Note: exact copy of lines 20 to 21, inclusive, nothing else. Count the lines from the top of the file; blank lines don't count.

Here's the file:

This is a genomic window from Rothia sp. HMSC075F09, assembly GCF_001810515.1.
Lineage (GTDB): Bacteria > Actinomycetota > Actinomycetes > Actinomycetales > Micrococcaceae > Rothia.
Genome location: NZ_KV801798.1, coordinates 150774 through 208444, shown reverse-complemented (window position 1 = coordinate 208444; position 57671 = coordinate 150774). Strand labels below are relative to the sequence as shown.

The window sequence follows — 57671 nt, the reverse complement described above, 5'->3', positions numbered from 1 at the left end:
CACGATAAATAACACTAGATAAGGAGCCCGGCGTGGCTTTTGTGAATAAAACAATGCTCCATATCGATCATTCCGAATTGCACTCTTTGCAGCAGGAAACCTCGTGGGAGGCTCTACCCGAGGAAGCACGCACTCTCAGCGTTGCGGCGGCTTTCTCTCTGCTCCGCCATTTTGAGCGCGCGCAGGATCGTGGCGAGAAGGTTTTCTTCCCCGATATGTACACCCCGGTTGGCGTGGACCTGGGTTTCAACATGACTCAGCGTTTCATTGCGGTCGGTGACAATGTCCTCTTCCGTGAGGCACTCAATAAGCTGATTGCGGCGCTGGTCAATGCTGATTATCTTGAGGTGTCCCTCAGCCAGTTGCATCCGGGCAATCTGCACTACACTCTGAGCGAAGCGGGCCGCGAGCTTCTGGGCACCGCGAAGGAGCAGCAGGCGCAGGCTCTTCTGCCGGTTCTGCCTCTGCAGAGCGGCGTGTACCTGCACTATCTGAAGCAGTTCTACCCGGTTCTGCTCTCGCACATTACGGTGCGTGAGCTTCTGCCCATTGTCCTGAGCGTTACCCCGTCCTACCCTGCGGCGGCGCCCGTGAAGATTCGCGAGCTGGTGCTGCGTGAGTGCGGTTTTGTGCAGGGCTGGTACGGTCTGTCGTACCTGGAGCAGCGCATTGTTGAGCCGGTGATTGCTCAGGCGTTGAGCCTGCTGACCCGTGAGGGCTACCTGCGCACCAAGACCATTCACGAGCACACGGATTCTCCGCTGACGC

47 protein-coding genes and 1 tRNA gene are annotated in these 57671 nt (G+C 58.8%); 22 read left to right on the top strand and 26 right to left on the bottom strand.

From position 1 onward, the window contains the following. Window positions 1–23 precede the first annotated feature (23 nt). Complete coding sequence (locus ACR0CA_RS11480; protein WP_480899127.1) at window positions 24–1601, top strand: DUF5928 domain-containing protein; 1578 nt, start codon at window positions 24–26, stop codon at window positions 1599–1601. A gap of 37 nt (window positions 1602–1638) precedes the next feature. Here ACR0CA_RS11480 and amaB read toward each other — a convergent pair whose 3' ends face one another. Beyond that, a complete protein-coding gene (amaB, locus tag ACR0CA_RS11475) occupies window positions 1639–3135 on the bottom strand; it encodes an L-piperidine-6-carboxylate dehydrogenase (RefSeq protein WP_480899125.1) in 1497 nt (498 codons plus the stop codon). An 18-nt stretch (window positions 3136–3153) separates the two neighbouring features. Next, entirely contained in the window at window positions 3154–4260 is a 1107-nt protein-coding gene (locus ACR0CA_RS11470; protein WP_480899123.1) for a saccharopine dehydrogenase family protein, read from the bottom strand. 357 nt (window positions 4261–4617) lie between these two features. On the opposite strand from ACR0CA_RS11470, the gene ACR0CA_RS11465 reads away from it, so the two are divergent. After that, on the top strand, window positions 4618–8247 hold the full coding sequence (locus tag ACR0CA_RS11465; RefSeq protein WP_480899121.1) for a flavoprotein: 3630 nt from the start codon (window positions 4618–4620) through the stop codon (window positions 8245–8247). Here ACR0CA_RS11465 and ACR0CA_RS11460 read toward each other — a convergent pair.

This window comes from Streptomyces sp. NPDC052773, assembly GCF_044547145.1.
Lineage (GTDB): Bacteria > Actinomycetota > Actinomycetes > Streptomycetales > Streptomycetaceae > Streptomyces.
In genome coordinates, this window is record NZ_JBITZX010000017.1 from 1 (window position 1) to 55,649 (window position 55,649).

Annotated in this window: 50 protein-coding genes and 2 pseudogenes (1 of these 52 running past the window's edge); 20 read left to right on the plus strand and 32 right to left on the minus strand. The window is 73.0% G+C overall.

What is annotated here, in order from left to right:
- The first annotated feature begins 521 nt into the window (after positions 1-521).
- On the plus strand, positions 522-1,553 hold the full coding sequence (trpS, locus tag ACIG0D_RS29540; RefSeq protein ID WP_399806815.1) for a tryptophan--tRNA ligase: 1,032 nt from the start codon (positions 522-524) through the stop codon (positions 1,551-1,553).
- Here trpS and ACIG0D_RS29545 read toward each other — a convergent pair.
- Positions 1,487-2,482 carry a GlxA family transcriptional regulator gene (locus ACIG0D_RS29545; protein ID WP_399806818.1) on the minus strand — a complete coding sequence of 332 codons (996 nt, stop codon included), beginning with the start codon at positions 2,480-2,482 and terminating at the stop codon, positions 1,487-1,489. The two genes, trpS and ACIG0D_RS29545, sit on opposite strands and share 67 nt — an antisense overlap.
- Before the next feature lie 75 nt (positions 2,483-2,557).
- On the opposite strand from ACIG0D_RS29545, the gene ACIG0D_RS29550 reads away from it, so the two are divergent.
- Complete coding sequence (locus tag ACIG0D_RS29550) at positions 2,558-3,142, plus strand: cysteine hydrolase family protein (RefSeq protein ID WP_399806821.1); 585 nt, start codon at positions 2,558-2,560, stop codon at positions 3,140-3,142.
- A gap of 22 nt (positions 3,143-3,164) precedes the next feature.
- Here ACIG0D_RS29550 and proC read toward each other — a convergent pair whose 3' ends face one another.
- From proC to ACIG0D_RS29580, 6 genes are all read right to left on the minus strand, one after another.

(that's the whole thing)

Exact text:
- A gap of 22 nt (positions 3,143-3,164) precedes the next feature.
- Here ACIG0D_RS29550 and proC read toward each other — a convergent pair whose 3' ends face one another.